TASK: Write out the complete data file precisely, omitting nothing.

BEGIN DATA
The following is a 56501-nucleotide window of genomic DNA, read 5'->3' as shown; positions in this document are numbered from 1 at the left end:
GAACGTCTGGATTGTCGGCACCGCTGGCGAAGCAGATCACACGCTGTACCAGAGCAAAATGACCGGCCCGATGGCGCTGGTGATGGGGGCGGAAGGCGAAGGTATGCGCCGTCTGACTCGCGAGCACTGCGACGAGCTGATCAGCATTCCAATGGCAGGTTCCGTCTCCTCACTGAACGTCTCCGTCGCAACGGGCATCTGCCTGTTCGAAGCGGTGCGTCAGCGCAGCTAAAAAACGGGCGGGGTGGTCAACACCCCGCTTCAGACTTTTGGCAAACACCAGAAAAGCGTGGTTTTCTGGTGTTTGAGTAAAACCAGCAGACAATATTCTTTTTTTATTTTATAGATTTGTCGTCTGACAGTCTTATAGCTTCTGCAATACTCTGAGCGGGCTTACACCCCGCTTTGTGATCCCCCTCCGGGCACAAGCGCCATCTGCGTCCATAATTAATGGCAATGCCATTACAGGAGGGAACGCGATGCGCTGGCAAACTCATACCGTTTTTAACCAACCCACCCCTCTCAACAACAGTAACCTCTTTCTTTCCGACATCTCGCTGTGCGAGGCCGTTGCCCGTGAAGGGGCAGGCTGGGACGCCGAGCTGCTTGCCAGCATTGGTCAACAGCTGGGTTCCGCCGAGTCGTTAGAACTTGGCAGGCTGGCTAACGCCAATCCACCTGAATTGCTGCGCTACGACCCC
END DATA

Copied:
The following is a 56501-nucleotide window of genomic DNA, read 5'->3' as shown; positions in this document are numbered from 1 at the left end:
GAACGTCTGGATTGTCGGCACCGCTGGCGAAGCAGATCACACGCTGTACCAGAGCAAAATGACCGGCCCGATGGCGCTGGTGATGGGGGCGGAAGGCGAAGGTATGCGCCGTCTGACTCGCGAGCACTGCGACGAGCTGATCAGCATTCCAATGGCAGGTTCCGTCTCCTCACTGAACGTCTCCGTCGCAACGGGCATCTGCCTGTTCGAAGCGGTGCGTCAGCGCAGCTAAAAAACGGGCGGGGTGGTCAACACCCCGCTTCAGACTTTTGGCAAACACCAGAAAAGCGTGGTTTTCTGGTGTTTGAGTAAAACCAGCAGACAATATTCTTTTTTTATTTTATAGATTTGTCGTCTGACAGTCTTATAGCTTCTGCAATACTCTGAGCGGGCTTACACCCCGCTTTGTGATCCCCCTCCGGGCACAAGCGCCATCTGCGTCCATAATTAATGGCAATGCCATTACAGGAGGGAACGCGATGCGCTGGCAAACTCATACCGTTTTTAACCAACCCACCCCTCTCAACAACAGTAACCTCTTTCTTTCCGACATCTCGCTGTGCGAGGCCGTTGCCCGTGAAGGGGCAGGCTGGGACGCCGAGCTGCTTGCCAGCATTGGTCAACAGCTGGGTTCCGCCGAGTCGTTAGAACTTGGCAGGCTGGCTAACGCCAATCCACCTGAATTGCTGCGCTACGACCCC